> object. Again, the difference between @resource and @content is supposed
> to be to mark the difference between URIs and literals.
> 
> 3) Please just pick one way to do vocabularies, and so eliminate the use
> of @vocab. Vocabularies should either reference an offline vocabulary
> profile for the namespace (@profile), or specify the namespace directly
> (@prefix). @profile serves a useful purpose of allowing prefixed CURIEs to
> be used. Of course, @prefix is needed for compatibility with HTML5. I do
> not really see any reason to add @vocab. Also, as a brief warning - was
> not @profile eliminated by HTML5, and used for a bunch of other things?
> Maybe just have @vocab be used for the current use of @profile if HTML5 is
> determined to keep @profile out.
> 
> 4) Is there really a reason to have this inline use of @prefix="ex:
> http://www.example.org"? I'd remove it. It makes misuse of URIs more
> likely, as Hixie is right on some things - people do not in general type
> URIs in correctly, usually things like a trailing # are forgotten.
> 
> 5) Also, lots of people will forget to put the URI in the
> @prefix/profile/xmlns, but they tend to get things like "ogp:title" and
> "foaf:name" right in the content. Therefore, I suggest that the current
> rudimentary state of the XHTML profile be fixed, so that the top 10 or so
> vocabularies also have their namespaces stored there, so the common use of
> "foaf:name". Rather than hide that feature (I can barely find mention of
> the default XHTML profile [3] in the doc), it should be put in an example
> early on. Just using common namespaces with a centralized directory is a
> lot more sensible for end-users than putting expecting them to remember,
> or cut-and-paste, URIs correctly.
> 
> 6) Lastly, as shown by OGP, there's two distinct use-cases for
> vocabularies, one where one is talking about the things a web-page is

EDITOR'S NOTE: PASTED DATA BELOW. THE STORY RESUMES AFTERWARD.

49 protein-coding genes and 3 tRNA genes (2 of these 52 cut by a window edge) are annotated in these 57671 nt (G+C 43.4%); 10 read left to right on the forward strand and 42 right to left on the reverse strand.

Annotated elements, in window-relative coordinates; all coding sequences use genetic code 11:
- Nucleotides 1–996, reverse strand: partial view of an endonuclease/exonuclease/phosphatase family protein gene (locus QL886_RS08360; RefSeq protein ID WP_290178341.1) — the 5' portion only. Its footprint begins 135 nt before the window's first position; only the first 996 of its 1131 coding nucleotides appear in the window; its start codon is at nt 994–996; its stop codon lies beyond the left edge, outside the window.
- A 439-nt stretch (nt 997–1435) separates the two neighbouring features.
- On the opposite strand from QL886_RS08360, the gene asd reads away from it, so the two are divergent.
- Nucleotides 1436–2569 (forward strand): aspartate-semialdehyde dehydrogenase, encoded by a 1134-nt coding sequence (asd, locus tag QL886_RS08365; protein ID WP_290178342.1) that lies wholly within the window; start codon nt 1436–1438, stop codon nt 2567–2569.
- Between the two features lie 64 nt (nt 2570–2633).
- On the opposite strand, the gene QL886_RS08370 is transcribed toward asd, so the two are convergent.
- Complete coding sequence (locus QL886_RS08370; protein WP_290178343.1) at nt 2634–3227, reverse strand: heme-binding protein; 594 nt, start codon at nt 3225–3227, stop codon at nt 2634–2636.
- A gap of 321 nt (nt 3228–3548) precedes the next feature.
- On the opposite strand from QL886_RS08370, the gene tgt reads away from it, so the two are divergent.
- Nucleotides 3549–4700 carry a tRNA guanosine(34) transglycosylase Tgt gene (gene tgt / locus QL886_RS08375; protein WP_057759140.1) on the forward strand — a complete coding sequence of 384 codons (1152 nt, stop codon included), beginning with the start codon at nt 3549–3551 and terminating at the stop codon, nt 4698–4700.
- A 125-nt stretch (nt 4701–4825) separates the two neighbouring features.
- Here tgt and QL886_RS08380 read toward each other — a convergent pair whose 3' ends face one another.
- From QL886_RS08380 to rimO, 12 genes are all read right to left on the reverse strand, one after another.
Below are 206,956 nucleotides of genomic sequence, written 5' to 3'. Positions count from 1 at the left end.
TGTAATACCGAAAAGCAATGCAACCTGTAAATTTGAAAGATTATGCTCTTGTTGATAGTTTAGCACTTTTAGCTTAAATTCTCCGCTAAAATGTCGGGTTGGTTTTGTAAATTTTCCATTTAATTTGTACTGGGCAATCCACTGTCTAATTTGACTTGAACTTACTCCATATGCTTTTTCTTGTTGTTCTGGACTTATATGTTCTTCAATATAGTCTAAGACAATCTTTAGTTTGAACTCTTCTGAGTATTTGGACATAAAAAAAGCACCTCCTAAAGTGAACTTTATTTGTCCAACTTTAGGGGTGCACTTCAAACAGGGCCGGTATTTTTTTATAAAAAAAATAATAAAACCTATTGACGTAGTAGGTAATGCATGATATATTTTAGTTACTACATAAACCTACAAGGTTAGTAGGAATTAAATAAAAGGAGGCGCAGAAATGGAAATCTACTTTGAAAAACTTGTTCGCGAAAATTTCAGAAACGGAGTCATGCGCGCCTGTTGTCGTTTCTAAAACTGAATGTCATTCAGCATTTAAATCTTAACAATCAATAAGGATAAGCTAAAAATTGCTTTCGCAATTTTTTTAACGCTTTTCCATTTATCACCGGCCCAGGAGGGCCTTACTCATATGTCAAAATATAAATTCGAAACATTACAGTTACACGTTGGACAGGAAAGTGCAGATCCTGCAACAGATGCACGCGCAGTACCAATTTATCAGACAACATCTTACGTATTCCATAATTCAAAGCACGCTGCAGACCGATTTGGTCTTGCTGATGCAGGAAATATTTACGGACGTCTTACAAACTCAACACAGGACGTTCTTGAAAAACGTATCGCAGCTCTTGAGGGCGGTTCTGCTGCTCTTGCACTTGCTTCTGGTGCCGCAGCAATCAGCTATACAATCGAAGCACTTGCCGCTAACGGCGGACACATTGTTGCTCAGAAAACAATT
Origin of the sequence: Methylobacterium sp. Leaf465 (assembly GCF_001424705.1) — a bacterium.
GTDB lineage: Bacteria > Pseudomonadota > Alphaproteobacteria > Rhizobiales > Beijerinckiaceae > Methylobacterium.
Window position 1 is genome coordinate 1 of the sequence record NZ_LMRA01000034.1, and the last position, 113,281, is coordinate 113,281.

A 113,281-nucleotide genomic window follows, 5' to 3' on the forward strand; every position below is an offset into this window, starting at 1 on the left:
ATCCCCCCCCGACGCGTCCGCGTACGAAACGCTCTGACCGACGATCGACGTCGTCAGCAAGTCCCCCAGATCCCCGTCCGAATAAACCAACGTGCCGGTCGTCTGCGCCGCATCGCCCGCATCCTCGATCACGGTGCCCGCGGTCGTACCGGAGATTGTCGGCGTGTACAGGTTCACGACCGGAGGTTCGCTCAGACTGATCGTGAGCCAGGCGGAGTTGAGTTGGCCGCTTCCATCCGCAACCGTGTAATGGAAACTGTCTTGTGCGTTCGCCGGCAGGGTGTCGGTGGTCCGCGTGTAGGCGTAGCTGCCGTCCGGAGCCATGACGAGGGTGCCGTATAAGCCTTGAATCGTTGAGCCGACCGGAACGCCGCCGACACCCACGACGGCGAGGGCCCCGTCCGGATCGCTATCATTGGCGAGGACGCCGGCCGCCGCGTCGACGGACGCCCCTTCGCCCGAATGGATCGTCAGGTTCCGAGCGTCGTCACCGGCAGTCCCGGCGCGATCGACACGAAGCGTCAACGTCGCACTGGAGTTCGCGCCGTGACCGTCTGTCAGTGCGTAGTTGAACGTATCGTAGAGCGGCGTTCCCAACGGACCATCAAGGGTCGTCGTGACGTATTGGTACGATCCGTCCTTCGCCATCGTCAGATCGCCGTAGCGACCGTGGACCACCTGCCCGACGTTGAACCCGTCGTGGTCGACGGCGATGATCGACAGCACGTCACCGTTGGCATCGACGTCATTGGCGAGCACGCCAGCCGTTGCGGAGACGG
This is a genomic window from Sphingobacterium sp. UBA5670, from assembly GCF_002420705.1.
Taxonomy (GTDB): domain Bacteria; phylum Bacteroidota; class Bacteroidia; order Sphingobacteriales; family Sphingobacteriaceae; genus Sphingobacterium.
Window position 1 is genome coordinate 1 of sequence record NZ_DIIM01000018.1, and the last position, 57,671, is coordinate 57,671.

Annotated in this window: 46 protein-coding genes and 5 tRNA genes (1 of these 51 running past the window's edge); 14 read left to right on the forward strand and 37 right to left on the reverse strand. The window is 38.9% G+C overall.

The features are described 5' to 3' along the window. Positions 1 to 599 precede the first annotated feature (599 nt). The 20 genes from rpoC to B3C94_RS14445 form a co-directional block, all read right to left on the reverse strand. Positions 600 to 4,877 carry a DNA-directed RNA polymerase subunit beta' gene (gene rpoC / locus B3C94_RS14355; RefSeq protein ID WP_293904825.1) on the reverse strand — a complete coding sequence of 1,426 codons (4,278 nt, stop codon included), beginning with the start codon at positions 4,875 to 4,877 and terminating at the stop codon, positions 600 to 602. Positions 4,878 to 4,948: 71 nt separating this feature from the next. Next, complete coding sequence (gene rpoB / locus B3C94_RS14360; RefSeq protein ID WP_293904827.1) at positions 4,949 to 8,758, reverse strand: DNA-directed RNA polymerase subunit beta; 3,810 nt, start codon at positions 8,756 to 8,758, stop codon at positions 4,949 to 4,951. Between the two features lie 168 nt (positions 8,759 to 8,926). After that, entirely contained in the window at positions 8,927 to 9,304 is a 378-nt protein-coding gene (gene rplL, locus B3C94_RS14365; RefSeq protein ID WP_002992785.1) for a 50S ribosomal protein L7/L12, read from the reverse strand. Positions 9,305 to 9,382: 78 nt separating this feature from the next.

> about, and the other a web-page. Right now RDFa is optimized to talk about
> the web-page. Is there a way we could add something to the vocabulary
> profile that says, "for this vocabulary, create a blanknode". Otherwise,
> say to use Facebook OGP correctly, one would have to a declare a blank
> node on top of the page, i.e. about="" or typeof="". I have to agree with
> David Recordon here, asking users to do something like that is a bit
> silly. It's better to have it in the vocabulary definition. You could
> easily add:
> 
> <span property="rdfa:defaultresource">A blank node</span>
> 
> Or if you want to give that a value (unlikely, but possible)
> 
> <span property="rdfa:defaultresource"
> resource="http://www.example.com/#">The default subject of this vocabulary
> is <a href="http://www.example.com">example.com</a>.</span>
> 
> But you probably want to give it these blanknodes type:
> 
> <span property="rdfa:defaultresource" typeof="abc:review">The default
> subject of this vocabulary is a blank node of type "review".</span>
> 
> Speaking of that, we need a better description of the vocabulary profile
> parsing algorithm, it's kinda mentioned offhand the use of rdfa:uri and
> things like that, and it seems to be in this document [2]. Since it's
> important, why not just move that doc into core?
> 
> 7) And since OGP has shown that many users find it easier to cut-and-paste
> <meta> and <link> into the head rather than annotate the body, why not
> show how that can be used as the first example *before* going into the
> body?
> 
> 8) Also, I can't tell if this is allowed (again, thanks to Kavi for the
> example):
> 
> Let's say I have a review about a restaurant. The markup to convey the
> relationship is:
> <span typeof="abc:Review">
>   <span rel="abc:itemReviewed">
>      <span typeof="abc:Restaurant">
> 
> Microdata and microformats both remove one layer of nested html elements
> for this scenario. For example in microdata, it is:
> 
> <span itemtype="site.com/Review">
>   <span itemprop="itemReviewed" itemscope itemtype="site.com/Restaurant">
> 
> And in microformats it would be shorter still:
> <span class="hreview">
>   <span class="item hrestaurant">
> 
> Can we just have in RDFa?
> 
> <span typeof="abc:Review">
>   <span rel="abc:itemReviewed" typeof="abc:Restaurant">
> 
> I can't see why not, but not sure what the parsing algorithm does here.
> 
>      cheers,
>            harry
> 
> [1]http://ogp.me/
> [2]http://www.w3.org/2010/02/rdfa/drafts/2010/ED-vocab-20100326/
> [3]http://www.w3.org/1999/xhtml/vocab/
> [4]http://www.w3.org/TR/2010/WD-rdfa-core-20101026/
> 


----
Ivan Herman, W3C Semantic Web Activity Lead
Home: http://www.w3.org/People/Ivan/
mobile: +31-641044153
PGP Key: http://www.ivan-herman.net/pgpkey.html
FOAF: http://www.ivan-herman.net/foaf.rdf







Received on Monday, 13 December 2010 09:58:41 UTC

This archive was generated by hypermail 2.3.1 : Tuesday, 6 January 2015 21:19:50 UTC